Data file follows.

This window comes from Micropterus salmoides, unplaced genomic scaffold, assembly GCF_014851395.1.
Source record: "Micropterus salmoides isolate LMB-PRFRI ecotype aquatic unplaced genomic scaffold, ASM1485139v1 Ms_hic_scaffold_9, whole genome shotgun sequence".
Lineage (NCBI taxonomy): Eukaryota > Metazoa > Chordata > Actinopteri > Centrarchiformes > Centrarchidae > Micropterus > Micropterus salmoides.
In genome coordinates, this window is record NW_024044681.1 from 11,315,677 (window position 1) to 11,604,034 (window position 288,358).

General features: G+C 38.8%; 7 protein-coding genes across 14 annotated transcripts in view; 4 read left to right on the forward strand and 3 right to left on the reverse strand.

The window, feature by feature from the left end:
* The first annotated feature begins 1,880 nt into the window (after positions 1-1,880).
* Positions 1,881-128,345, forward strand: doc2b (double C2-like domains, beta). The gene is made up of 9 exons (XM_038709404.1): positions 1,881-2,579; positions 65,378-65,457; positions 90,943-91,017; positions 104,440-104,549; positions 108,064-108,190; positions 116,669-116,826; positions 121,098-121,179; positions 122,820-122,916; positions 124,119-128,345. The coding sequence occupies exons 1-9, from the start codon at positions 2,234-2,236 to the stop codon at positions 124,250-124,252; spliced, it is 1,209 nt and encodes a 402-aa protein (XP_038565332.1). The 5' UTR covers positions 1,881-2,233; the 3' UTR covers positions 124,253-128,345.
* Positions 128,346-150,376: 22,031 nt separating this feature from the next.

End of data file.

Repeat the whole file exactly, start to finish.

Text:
This window comes from Micropterus salmoides, unplaced genomic scaffold, assembly GCF_014851395.1.
Source record: "Micropterus salmoides isolate LMB-PRFRI ecotype aquatic unplaced genomic scaffold, ASM1485139v1 Ms_hic_scaffold_9, whole genome shotgun sequence".
Lineage (NCBI taxonomy): Eukaryota > Metazoa > Chordata > Actinopteri > Centrarchiformes > Centrarchidae > Micropterus > Micropterus salmoides.
In genome coordinates, this window is record NW_024044681.1 from 11,315,677 (window position 1) to 11,604,034 (window position 288,358).

General features: G+C 38.8%; 7 protein-coding genes across 14 annotated transcripts in view; 4 read left to right on the forward strand and 3 right to left on the reverse strand.

The window, feature by feature from the left end:
* The first annotated feature begins 1,880 nt into the window (after positions 1-1,880).
* Positions 1,881-128,345, forward strand: doc2b (double C2-like domains, beta). The gene is made up of 9 exons (XM_038709404.1): positions 1,881-2,579; positions 65,378-65,457; positions 90,943-91,017; positions 104,440-104,549; positions 108,064-108,190; positions 116,669-116,826; positions 121,098-121,179; positions 122,820-122,916; positions 124,119-128,345. The coding sequence occupies exons 1-9, from the start codon at positions 2,234-2,236 to the stop codon at positions 124,250-124,252; spliced, it is 1,209 nt and encodes a 402-aa protein (XP_038565332.1). The 5' UTR covers positions 1,881-2,233; the 3' UTR covers positions 124,253-128,345.
* Positions 128,346-150,376: 22,031 nt separating this feature from the next.